Rivers and Lakes
Sardinia’s interior boosts fascinating watercourses like the powerful Flumendosa. Also its picturesque lakes and lagoons full of flamingos and rare birds are stunning. Discover now!
Sardinia’s water: wild rivers and fascinating lakesSardinia’s interior is laced with fascinating watercourses: the powerful Flumendosa meanders through ravines and flows into the sea at Muravera. Another typical Sardinian feature are its picturesque lakes and lagoons full of flamingos and rare birds, such as the Stagno di Feraxi. These lakes are usually located behind beaches, revealing truly breathtaking scenery.
The star of Sardinia is undoubtedly the Caribbean-like sea. But even if the island’s interior is much drier than the coast, it is home to stunning watercourses, just like the only natural lake, the small Lago Baratz near Argentiera.
A few large rivers trough through the romantic and majestic mountains towards the coast. The Flumendosa flows through the southern region of Barbagia to Muravera on the south-east coast. Its deep gullies form a natural barrier and its course is interrupted by three dams with lakes. The landscape of the Sarrabus region, through which the Flumendosa weaves, is astonishingly diverse and features plains and ridges, ponds and the sea. In summer, it is a lethargic waterway with reedy banks, densely covered in pink oleander and fruit trees. The Flumendosa valley near Muravera contains numerous prehistoric cultural sites, such as sacred wells and menhirs. Along its course, the Flumendosa offers stunning bathing opportunities and natural pools that are the perfect place to explore the wild side to Sardinia’s nature.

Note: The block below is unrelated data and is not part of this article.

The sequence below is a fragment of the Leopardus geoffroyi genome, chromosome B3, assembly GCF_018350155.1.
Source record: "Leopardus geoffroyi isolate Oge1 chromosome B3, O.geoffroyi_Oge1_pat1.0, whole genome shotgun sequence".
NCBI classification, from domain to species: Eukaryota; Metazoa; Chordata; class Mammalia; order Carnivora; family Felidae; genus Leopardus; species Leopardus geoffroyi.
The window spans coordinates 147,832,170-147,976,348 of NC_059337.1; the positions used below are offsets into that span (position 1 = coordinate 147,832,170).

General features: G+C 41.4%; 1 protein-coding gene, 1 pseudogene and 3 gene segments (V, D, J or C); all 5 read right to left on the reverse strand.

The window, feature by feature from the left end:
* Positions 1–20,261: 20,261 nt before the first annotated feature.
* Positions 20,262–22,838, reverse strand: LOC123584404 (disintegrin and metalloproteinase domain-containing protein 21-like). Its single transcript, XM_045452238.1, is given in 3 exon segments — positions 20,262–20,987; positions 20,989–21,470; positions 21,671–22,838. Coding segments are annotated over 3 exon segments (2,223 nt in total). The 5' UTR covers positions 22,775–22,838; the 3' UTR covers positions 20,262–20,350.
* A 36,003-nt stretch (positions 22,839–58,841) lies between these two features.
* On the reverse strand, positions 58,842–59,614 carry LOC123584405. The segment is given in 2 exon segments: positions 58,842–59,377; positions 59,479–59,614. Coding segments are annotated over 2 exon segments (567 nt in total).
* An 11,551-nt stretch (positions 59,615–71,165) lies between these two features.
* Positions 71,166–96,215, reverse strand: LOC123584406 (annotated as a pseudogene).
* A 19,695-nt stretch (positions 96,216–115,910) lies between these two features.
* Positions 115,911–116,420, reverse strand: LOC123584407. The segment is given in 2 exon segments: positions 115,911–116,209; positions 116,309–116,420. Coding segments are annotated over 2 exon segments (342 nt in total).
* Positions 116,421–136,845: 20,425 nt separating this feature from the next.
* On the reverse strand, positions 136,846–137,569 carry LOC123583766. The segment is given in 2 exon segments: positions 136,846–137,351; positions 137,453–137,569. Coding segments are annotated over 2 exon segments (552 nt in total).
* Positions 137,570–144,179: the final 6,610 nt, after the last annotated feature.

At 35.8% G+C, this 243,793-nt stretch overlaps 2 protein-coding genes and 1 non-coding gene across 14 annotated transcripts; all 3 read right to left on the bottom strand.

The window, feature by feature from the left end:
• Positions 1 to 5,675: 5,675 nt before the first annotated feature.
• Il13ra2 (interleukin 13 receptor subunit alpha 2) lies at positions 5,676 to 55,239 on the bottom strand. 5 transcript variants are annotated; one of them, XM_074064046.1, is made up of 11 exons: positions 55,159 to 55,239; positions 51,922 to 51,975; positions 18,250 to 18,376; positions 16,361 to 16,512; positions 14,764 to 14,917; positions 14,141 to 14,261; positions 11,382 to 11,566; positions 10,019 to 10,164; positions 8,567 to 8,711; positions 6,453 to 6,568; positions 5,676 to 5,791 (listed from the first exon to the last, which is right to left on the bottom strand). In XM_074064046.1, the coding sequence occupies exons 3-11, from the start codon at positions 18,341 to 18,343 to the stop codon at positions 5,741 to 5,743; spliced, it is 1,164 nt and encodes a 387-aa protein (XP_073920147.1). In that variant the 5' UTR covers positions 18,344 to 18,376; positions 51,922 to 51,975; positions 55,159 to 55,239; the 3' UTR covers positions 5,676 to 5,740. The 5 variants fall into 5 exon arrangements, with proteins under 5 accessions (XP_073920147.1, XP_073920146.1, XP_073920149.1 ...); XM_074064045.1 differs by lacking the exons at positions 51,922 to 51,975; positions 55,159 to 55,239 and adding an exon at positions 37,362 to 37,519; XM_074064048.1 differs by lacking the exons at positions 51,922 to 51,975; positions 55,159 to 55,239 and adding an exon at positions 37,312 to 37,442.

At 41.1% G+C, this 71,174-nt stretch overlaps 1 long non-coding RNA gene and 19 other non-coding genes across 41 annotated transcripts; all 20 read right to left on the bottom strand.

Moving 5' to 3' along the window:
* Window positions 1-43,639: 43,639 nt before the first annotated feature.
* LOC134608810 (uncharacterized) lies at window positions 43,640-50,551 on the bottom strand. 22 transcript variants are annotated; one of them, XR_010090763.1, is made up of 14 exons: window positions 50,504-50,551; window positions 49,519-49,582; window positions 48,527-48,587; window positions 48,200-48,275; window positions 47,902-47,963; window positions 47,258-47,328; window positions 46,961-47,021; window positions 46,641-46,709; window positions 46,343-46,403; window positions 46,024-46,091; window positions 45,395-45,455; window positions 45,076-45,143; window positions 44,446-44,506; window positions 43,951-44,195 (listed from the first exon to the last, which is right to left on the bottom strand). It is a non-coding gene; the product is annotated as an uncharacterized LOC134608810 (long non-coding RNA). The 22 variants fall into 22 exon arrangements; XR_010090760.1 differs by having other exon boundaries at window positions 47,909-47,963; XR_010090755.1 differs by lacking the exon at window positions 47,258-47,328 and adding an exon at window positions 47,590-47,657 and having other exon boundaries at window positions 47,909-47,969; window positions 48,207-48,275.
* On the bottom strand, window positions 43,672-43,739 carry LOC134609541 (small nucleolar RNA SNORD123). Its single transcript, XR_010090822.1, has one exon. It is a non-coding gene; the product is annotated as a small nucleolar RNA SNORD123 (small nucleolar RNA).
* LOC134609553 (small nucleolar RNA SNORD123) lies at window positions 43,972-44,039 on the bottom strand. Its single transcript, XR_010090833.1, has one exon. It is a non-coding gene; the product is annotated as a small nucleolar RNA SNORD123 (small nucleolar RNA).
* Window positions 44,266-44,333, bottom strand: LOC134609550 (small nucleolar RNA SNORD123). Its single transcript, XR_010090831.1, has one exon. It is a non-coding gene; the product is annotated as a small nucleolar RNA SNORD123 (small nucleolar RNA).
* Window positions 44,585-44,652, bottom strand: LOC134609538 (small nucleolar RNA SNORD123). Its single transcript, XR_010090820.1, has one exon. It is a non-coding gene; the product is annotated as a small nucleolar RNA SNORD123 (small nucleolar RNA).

The sinuous, 20-kilometre-long Lago Omodeo is Italy’s largest artificial inland lake. Here, amidst the wild and rocky mountain landscape stand two imposing walls that dam the Tirso, which flows through the Oristano hinterland in western Sardinia. Its banks are also abound with lush vegetation, and are cultivated by farmers. Prickly pear cacti and thick reeds fence pastures in which Vernaccia grapes, apple trees and lemon trees grow.
In addition to its surface rivers and lakes, Sardinian also has countless underground springs in every mountainous region. These bubble to the surface in grottoes and caves, often forming waterfalls.